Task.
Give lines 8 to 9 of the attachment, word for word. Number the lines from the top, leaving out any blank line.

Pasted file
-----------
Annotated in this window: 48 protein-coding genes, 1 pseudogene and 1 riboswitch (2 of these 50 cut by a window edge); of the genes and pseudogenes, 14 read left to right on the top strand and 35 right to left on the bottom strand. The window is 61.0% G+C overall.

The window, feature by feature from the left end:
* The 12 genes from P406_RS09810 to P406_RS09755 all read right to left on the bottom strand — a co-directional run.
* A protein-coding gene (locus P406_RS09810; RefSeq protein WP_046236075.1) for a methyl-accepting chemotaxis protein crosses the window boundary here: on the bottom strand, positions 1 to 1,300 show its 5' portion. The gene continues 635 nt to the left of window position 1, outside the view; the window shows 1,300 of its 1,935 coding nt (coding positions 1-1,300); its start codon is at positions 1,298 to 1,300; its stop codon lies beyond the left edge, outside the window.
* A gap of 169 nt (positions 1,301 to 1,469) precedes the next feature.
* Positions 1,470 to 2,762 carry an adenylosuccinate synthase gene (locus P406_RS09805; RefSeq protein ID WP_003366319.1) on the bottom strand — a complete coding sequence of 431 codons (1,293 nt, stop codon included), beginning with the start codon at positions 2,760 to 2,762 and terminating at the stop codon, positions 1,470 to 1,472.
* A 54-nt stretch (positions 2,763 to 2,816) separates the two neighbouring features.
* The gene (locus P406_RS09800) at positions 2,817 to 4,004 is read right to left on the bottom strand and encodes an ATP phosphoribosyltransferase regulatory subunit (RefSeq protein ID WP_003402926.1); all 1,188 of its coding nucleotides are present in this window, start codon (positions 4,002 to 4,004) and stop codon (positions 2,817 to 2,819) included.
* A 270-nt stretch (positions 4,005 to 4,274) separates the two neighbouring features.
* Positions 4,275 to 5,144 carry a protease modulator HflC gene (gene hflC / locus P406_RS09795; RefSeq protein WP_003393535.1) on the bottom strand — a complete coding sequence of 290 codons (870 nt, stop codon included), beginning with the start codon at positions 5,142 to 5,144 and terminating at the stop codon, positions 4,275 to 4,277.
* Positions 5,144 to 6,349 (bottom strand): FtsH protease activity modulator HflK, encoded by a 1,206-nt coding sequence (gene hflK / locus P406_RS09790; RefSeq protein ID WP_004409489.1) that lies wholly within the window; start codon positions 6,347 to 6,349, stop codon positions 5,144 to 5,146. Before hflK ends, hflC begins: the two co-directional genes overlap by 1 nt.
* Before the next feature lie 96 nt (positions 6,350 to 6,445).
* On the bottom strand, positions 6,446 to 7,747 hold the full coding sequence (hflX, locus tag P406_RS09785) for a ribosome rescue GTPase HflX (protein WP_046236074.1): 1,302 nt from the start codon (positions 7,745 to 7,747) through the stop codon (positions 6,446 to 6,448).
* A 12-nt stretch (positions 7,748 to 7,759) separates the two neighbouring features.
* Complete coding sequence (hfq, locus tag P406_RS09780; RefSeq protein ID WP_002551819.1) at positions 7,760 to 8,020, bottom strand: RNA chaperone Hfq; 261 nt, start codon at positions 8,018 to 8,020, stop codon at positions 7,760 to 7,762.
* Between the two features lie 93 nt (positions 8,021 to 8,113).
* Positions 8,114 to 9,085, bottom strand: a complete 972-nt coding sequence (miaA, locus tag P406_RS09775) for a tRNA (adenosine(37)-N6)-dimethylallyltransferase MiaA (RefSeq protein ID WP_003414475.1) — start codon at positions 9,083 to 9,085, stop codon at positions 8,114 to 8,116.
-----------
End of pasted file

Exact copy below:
* The gene (locus P406_RS09800) at positions 2,817 to 4,004 is read right to left on the bottom strand and encodes an ATP phosphoribosyltransferase regulatory subunit (RefSeq protein ID WP_003402926.1); all 1,188 of its coding nucleotides are present in this window, start codon (positions 4,002 to 4,004) and stop codon (positions 2,817 to 2,819) included.
* A 270-nt stretch (positions 4,005 to 4,274) separates the two neighbouring features.